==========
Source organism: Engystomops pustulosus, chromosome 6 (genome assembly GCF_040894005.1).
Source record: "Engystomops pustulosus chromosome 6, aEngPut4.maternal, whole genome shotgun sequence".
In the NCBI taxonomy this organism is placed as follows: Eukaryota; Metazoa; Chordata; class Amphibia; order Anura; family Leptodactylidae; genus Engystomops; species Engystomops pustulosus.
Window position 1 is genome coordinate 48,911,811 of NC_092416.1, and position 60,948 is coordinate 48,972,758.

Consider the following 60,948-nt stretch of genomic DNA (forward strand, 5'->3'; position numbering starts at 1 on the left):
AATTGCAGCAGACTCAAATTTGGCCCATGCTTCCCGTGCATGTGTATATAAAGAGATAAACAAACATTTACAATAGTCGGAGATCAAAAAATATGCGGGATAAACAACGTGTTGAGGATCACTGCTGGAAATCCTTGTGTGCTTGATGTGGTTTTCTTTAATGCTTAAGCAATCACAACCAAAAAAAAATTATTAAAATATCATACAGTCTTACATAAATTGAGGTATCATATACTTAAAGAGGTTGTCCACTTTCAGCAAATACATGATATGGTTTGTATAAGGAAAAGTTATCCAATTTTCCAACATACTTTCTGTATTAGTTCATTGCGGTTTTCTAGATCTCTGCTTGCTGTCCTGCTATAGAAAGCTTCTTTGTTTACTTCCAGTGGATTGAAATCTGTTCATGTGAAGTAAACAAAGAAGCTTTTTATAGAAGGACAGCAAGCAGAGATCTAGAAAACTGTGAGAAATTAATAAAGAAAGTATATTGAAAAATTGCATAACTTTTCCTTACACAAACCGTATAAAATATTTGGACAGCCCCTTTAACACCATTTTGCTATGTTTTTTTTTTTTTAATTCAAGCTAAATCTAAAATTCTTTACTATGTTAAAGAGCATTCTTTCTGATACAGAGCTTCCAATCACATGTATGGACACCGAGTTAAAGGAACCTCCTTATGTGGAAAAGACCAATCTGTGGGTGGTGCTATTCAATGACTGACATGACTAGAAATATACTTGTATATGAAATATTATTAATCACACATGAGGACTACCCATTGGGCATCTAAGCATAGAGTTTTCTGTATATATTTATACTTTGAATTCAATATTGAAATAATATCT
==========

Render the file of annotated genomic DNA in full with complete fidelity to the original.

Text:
Source organism: Engystomops pustulosus, chromosome 6 (genome assembly GCF_040894005.1).
Source record: "Engystomops pustulosus chromosome 6, aEngPut4.maternal, whole genome shotgun sequence".
In the NCBI taxonomy this organism is placed as follows: Eukaryota; Metazoa; Chordata; class Amphibia; order Anura; family Leptodactylidae; genus Engystomops; species Engystomops pustulosus.
Window position 1 is genome coordinate 48,911,811 of NC_092416.1, and position 60,948 is coordinate 48,972,758.

Consider the following 60,948-nt stretch of genomic DNA (forward strand, 5'->3'; position numbering starts at 1 on the left):
AATTGCAGCAGACTCAAATTTGGCCCATGCTTCCCGTGCATGTGTATATAAAGAGATAAACAAACATTTACAATAGTCGGAGATCAAAAAATATGCGGGATAAACAACGTGTTGAGGATCACTGCTGGAAATCCTTGTGTGCTTGATGTGGTTTTCTTTAATGCTTAAGCAATCACAACCAAAAAAAAATTATTAAAATATCATACAGTCTTACATAAATTGAGGTATCATATACTTAAAGAGGTTGTCCACTTTCAGCAAATACATGATATGGTTTGTATAAGGAAAAGTTATCCAATTTTCCAACATACTTTCTGTATTAGTTCATTGCGGTTTTCTAGATCTCTGCTTGCTGTCCTGCTATAGAAAGCTTCTTTGTTTACTTCCAGTGGATTGAAATCTGTTCATGTGAAGTAAACAAAGAAGCTTTTTATAGAAGGACAGCAAGCAGAGATCTAGAAAACTGTGAGAAATTAATAAAGAAAGTATATTGAAAAATTGCATAACTTTTCCTTACACAAACCGTATAAAATATTTGGACAGCCCCTTTAACACCATTTTGCTATGTTTTTTTTTTTTTAATTCAAGCTAAATCTAAAATTCTTTACTATGTTAAAGAGCATTCTTTCTGATACAGAGCTTCCAATCACATGTATGGACACCGAGTTAAAGGAACCTCCTTATGTGGAAAAGACCAATCTGTGGGTGGTGCTATTCAATGACTGACATGACTAGAAATATACTTGTATATGAAATATTATTAATCACACATGAGGACTACCCATTGGGCATCTAAGCATAGAGTTTTCTGTATATATTTATACTTTGAATTCAATATTGAAATAATATCT